Have you been branded?

By Joe Moore

Yesterday, my blog mate, Kathryn Lilley, discussed market research and why consumers choose one product over another. To continue Kathryn’s theme, I propose the question: Why are people motivated to purchase one book over another? Is it the author? How about the cover art? The cover blurbs from other writers? The title? The synopsis on the back or inside liner?

All of the above are important, that’s for sure. But I believe one of the biggest factors in motivating a purchase of a book is “brand”, or lack of it in the case of not making the purchase.

Why brand? Readers want consistency. Think of food. Everyone knows exactly what a Burger King Whopper tastes like. The Burger King brand is known worldwide because whooperthey found something that people like and they keep repeating it. I can walk into a Burger King anywhere on the planet and I know what to expect. The same goes for McDonalds, Pizza Hut, Starbucks, KFC, Taco Bell, and hundreds of other well established brands. If I crave a Big Mac, there’s only one place to get it.

I think that the same holds true for books. I can pick up the latest James Paterson, Nora Roberts or Clive Cussler novel and I know what to expect. They have established a consistency in their product that has become their brand. As a matter of fact, their names ARE their brands. All you have to do is mention Patterson, Roberts or Cussler, and anyone who has experienced those brands knows what you’re talking about. Just like the Whopper. You don’t have to explain it to someone who’s already had one.

What is brand? For starters, I think of it as a consistent level of expectancy. By that I mean that the customer/reader expects something to happen each time they make a purchase based upon the brand, and it does—every time. If there ever comes a time when it doesn’t, the customer/reader will abandon the product for a replacement—maybe not the first time, but eventually they will move on.

Now I know what you’re thinking. I’m a debut author. I have no brand. Or I only have a couple of books out. Not enough time to establish a brand yet. Ask yourself this: how strong was James Patterson’s brand when he published Along Came A Spider in 1993? Probably not as strong as it is today. He started with a good story, quality writing and a compelling package, and built it into the James Patterson brand combining it with other vital branding items. Branding goes way beyond story content, style, voice, and other writing elements. It involves your book covers, your website, your blog, your marketing collateral, how you dress in public at signings and conferences, how your email signature is worded—in other words, your brand is your message working in tandem with your personal “packaging”. The good news is that today we have even more avenues for building our brand than Mr. Patterson did 16 years ago.

So, how do you create a brand from your message and personal packaging?

Your message is primarily the words that are contained in your books and the words used to describe your books. The packaging is the “framing” of those words. If the message and the packaging are not synchronized, you will create confusion in the marketplace. You control your message by the content of your stories. And it’s important that you work closely with the publicist and marketing department at your publisher to make sure your message matches the message they produce for promoting your books. If it doesn’t, keep working with them until everyone feels that it does.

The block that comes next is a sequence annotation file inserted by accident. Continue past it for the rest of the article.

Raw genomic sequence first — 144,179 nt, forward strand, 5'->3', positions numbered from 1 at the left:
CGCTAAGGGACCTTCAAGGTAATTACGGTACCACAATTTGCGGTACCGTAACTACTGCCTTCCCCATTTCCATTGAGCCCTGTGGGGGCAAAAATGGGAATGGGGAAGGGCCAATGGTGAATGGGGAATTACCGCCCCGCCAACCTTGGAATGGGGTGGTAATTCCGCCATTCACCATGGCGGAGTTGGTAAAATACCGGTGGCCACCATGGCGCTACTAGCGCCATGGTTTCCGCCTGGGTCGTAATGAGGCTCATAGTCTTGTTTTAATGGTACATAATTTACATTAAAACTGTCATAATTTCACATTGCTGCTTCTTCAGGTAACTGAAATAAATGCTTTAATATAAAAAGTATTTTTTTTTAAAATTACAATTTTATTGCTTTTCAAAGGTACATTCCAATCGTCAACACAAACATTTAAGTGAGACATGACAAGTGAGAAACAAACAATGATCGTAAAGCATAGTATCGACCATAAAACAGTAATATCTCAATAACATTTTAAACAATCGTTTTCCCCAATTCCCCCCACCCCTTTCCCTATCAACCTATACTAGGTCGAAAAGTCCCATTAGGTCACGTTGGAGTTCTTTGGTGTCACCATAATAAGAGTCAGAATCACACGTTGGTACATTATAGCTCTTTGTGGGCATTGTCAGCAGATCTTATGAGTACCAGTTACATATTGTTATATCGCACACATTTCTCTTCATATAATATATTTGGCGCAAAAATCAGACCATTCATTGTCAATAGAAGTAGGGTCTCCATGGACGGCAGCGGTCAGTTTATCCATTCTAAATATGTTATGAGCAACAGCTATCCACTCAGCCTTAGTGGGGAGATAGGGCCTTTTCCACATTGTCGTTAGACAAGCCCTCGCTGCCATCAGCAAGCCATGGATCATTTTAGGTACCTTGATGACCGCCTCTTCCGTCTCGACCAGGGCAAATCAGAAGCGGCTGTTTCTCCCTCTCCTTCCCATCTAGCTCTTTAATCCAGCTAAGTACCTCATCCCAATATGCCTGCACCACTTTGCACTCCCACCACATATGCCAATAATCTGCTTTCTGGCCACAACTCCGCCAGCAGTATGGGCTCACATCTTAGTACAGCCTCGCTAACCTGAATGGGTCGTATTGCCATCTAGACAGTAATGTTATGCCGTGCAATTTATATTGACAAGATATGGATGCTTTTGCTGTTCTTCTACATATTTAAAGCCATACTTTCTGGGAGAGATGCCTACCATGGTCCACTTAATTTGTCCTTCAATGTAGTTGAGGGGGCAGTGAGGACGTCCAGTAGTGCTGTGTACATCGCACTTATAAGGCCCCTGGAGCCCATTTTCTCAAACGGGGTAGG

What about the packaging decisions you can do yourself?

Start with your website. It’s one of the most important parts of your personal packaging. You’re in control of all aspects of its content and construction. Make sure it looks like your books. I know that sounds pretty basic, but you’d be surprised that the only similarity between some author’s websites and their books is that they show a picture of the book cover. For best packaging results, the entire site should have the same visual feel as your cover(s). If you can’t create or capture that yourself, find a professional to do it. Remember, it’s the TOTAL packaging that helps establish your brand.

Now think about the rest of your collateral material such as business cards, post cards, posters, bookmarks, newsletters, bulletins, etc. Do they project your brand? Are they an extension of your book covers and website? Again, if you can’t achieve a totally consistent personal package, find a professional designer that understands branding and packaging. The investment will pay for itself in the long run.

flynn2 Make sure you know and understand what you want your brand to be. Understand who you are in relation to your brand. What kind of image do you want to portray? I’m not suggesting you come up with some fake persona and act like someone you’re not. But guess what? Being an author is acting. It’s acting out your brand. It’s your personal packaging.

A great example of this is Vince Flynn. He not only delivers a consistent level of quality in his writing and stories, but when flynn1he appears in public as “Vince Flynn the author” for a signing or conference, he acts out the part. His physical brand is obvious: jeans, shirttail out under a sports jacket. In person, he looks like his cover photo. Remember that the first physical connection a reader has with an author is the photo on the back of a book. That portion of the personal packaging had been set in the readers mind. One day that reader/fan will be at a book signing and in walks the author. The reader has a consistent level of expectancy in all things concerning the author’s brand. If the author understands that, it should all come together. They immediately relate.

In building your brand, you must consider all of these items working together. The consumer will come to expect it and it’s to your advantage to deliver.